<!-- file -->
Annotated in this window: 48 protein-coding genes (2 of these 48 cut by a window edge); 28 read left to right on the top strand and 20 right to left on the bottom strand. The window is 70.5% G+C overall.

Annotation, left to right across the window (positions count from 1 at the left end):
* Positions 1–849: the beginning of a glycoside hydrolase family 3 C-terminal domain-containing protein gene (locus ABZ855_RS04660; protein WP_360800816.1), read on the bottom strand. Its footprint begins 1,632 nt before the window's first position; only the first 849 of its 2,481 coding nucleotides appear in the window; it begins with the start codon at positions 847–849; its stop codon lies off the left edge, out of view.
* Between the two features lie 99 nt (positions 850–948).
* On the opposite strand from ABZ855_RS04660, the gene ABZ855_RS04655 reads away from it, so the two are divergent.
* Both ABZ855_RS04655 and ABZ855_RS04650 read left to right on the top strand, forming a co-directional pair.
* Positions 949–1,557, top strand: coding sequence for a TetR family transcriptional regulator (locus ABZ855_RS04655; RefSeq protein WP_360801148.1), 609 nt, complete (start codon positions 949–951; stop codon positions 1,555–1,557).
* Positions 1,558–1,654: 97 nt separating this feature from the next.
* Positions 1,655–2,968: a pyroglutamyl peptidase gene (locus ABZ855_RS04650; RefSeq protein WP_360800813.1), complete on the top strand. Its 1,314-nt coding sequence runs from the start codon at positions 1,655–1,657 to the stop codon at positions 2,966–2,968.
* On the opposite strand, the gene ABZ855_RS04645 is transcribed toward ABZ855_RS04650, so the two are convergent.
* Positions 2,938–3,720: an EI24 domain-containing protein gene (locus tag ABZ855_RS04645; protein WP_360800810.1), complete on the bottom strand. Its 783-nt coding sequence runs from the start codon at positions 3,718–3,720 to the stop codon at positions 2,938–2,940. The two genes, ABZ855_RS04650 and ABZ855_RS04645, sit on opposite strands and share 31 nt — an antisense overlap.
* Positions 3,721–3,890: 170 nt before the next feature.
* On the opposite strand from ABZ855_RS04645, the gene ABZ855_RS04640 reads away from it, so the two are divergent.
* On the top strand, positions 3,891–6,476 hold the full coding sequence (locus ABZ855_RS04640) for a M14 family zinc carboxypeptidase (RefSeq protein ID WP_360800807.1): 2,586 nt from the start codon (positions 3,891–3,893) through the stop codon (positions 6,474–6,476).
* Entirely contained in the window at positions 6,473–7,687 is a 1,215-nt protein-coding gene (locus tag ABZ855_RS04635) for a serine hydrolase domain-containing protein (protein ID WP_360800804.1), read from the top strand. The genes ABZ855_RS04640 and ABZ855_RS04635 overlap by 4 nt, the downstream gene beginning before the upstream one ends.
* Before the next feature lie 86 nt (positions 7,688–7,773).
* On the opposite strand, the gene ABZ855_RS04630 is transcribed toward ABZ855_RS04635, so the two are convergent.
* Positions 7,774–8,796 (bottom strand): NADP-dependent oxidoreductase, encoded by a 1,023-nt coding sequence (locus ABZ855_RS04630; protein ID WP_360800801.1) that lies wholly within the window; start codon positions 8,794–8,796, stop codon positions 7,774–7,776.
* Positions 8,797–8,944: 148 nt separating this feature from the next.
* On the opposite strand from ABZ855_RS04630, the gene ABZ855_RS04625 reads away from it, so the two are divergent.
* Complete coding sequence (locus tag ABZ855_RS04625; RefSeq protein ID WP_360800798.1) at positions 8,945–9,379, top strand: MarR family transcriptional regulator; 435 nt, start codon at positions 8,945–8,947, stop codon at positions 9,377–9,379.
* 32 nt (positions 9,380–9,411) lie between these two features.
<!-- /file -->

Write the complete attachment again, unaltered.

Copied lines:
Annotated in this window: 48 protein-coding genes (2 of these 48 cut by a window edge); 28 read left to right on the top strand and 20 right to left on the bottom strand. The window is 70.5% G+C overall.

Annotation, left to right across the window (positions count from 1 at the left end):
* Positions 1–849: the beginning of a glycoside hydrolase family 3 C-terminal domain-containing protein gene (locus ABZ855_RS04660; protein WP_360800816.1), read on the bottom strand. Its footprint begins 1,632 nt before the window's first position; only the first 849 of its 2,481 coding nucleotides appear in the window; it begins with the start codon at positions 847–849; its stop codon lies off the left edge, out of view.
* Between the two features lie 99 nt (positions 850–948).
* On the opposite strand from ABZ855_RS04660, the gene ABZ855_RS04655 reads away from it, so the two are divergent.
* Both ABZ855_RS04655 and ABZ855_RS04650 read left to right on the top strand, forming a co-directional pair.
* Positions 949–1,557, top strand: coding sequence for a TetR family transcriptional regulator (locus ABZ855_RS04655; RefSeq protein WP_360801148.1), 609 nt, complete (start codon positions 949–951; stop codon positions 1,555–1,557).
* Positions 1,558–1,654: 97 nt separating this feature from the next.
* Positions 1,655–2,968: a pyroglutamyl peptidase gene (locus ABZ855_RS04650; RefSeq protein WP_360800813.1), complete on the top strand. Its 1,314-nt coding sequence runs from the start codon at positions 1,655–1,657 to the stop codon at positions 2,966–2,968.
* On the opposite strand, the gene ABZ855_RS04645 is transcribed toward ABZ855_RS04650, so the two are convergent.
* Positions 2,938–3,720: an EI24 domain-containing protein gene (locus tag ABZ855_RS04645; protein WP_360800810.1), complete on the bottom strand. Its 783-nt coding sequence runs from the start codon at positions 3,718–3,720 to the stop codon at positions 2,938–2,940. The two genes, ABZ855_RS04650 and ABZ855_RS04645, sit on opposite strands and share 31 nt — an antisense overlap.
* Positions 3,721–3,890: 170 nt before the next feature.
* On the opposite strand from ABZ855_RS04645, the gene ABZ855_RS04640 reads away from it, so the two are divergent.
* On the top strand, positions 3,891–6,476 hold the full coding sequence (locus ABZ855_RS04640) for a M14 family zinc carboxypeptidase (RefSeq protein ID WP_360800807.1): 2,586 nt from the start codon (positions 3,891–3,893) through the stop codon (positions 6,474–6,476).
* Entirely contained in the window at positions 6,473–7,687 is a 1,215-nt protein-coding gene (locus tag ABZ855_RS04635) for a serine hydrolase domain-containing protein (protein ID WP_360800804.1), read from the top strand. The genes ABZ855_RS04640 and ABZ855_RS04635 overlap by 4 nt, the downstream gene beginning before the upstream one ends.
* Before the next feature lie 86 nt (positions 7,688–7,773).
* On the opposite strand, the gene ABZ855_RS04630 is transcribed toward ABZ855_RS04635, so the two are convergent.
* Positions 7,774–8,796 (bottom strand): NADP-dependent oxidoreductase, encoded by a 1,023-nt coding sequence (locus ABZ855_RS04630; protein ID WP_360800801.1) that lies wholly within the window; start codon positions 8,794–8,796, stop codon positions 7,774–7,776.
* Positions 8,797–8,944: 148 nt separating this feature from the next.
* On the opposite strand from ABZ855_RS04630, the gene ABZ855_RS04625 reads away from it, so the two are divergent.
* Complete coding sequence (locus tag ABZ855_RS04625; RefSeq protein ID WP_360800798.1) at positions 8,945–9,379, top strand: MarR family transcriptional regulator; 435 nt, start codon at positions 8,945–8,947, stop codon at positions 9,377–9,379.
* 32 nt (positions 9,380–9,411) lie between these two features.